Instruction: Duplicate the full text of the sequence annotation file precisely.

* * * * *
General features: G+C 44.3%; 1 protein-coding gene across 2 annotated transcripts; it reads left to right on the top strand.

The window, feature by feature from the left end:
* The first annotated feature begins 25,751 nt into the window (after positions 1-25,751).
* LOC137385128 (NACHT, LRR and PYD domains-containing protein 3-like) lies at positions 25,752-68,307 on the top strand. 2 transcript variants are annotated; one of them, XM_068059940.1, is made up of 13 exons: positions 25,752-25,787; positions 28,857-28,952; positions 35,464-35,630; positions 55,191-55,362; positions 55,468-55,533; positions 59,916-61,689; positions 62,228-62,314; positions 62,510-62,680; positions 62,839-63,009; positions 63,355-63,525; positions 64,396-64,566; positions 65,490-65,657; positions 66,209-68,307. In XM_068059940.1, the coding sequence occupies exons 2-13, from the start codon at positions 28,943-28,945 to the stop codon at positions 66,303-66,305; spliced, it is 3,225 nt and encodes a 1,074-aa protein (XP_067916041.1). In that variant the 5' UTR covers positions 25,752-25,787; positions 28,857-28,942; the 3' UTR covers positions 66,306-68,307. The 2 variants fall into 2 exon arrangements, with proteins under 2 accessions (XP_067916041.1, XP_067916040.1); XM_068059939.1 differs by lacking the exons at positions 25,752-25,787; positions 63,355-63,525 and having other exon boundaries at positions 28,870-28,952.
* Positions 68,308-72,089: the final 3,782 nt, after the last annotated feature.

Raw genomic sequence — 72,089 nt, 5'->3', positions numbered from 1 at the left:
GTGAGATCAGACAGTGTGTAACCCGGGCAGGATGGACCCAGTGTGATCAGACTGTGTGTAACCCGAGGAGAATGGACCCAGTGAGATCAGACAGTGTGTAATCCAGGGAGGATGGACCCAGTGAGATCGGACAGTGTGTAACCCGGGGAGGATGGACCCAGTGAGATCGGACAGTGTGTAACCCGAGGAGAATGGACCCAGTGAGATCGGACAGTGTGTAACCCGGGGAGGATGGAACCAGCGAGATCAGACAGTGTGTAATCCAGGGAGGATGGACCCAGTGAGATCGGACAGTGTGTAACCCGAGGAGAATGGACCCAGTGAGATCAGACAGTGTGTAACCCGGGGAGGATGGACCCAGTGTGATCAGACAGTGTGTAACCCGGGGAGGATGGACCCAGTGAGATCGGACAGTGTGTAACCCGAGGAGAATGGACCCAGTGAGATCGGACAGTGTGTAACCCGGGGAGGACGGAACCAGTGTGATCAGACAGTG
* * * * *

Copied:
General features: G+C 44.3%; 1 protein-coding gene across 2 annotated transcripts; it reads left to right on the top strand.

The window, feature by feature from the left end:
* The first annotated feature begins 25,751 nt into the window (after positions 1-25,751).
* LOC137385128 (NACHT, LRR and PYD domains-containing protein 3-like) lies at positions 25,752-68,307 on the top strand. 2 transcript variants are annotated; one of them, XM_068059940.1, is made up of 13 exons: positions 25,752-25,787; positions 28,857-28,952; positions 35,464-35,630; positions 55,191-55,362; positions 55,468-55,533; positions 59,916-61,689; positions 62,228-62,314; positions 62,510-62,680; positions 62,839-63,009; positions 63,355-63,525; positions 64,396-64,566; positions 65,490-65,657; positions 66,209-68,307. In XM_068059940.1, the coding sequence occupies exons 2-13, from the start codon at positions 28,943-28,945 to the stop codon at positions 66,303-66,305; spliced, it is 3,225 nt and encodes a 1,074-aa protein (XP_067916041.1). In that variant the 5' UTR covers positions 25,752-25,787; positions 28,857-28,942; the 3' UTR covers positions 66,306-68,307. The 2 variants fall into 2 exon arrangements, with proteins under 2 accessions (XP_067916041.1, XP_067916040.1); XM_068059939.1 differs by lacking the exons at positions 25,752-25,787; positions 63,355-63,525 and having other exon boundaries at positions 28,870-28,952.
* Positions 68,308-72,089: the final 3,782 nt, after the last annotated feature.

Raw genomic sequence — 72,089 nt, 5'->3', positions numbered from 1 at the left:
GTGAGATCAGACAGTGTGTAACCCGGGCAGGATGGACCCAGTGTGATCAGACTGTGTGTAACCCGAGGAGAATGGACCCAGTGAGATCAGACAGTGTGTAATCCAGGGAGGATGGACCCAGTGAGATCGGACAGTGTGTAACCCGGGGAGGATGGACCCAGTGAGATCGGACAGTGTGTAACCCGAGGAGAATGGACCCAGTGAGATCGGACAGTGTGTAACCCGGGGAGGATGGAACCAGCGAGATCAGACAGTGTGTAATCCAGGGAGGATGGACCCAGTGAGATCGGACAGTGTGTAACCCGAGGAGAATGGACCCAGTGAGATCAGACAGTGTGTAACCCGGGGAGGATGGACCCAGTGTGATCAGACAGTGTGTAACCCGGGGAGGATGGACCCAGTGAGATCGGACAGTGTGTAACCCGAGGAGAATGGACCCAGTGAGATCGGACAGTGTGTAACCCGGGGAGGACGGAACCAGTGTGATCAGACAGTG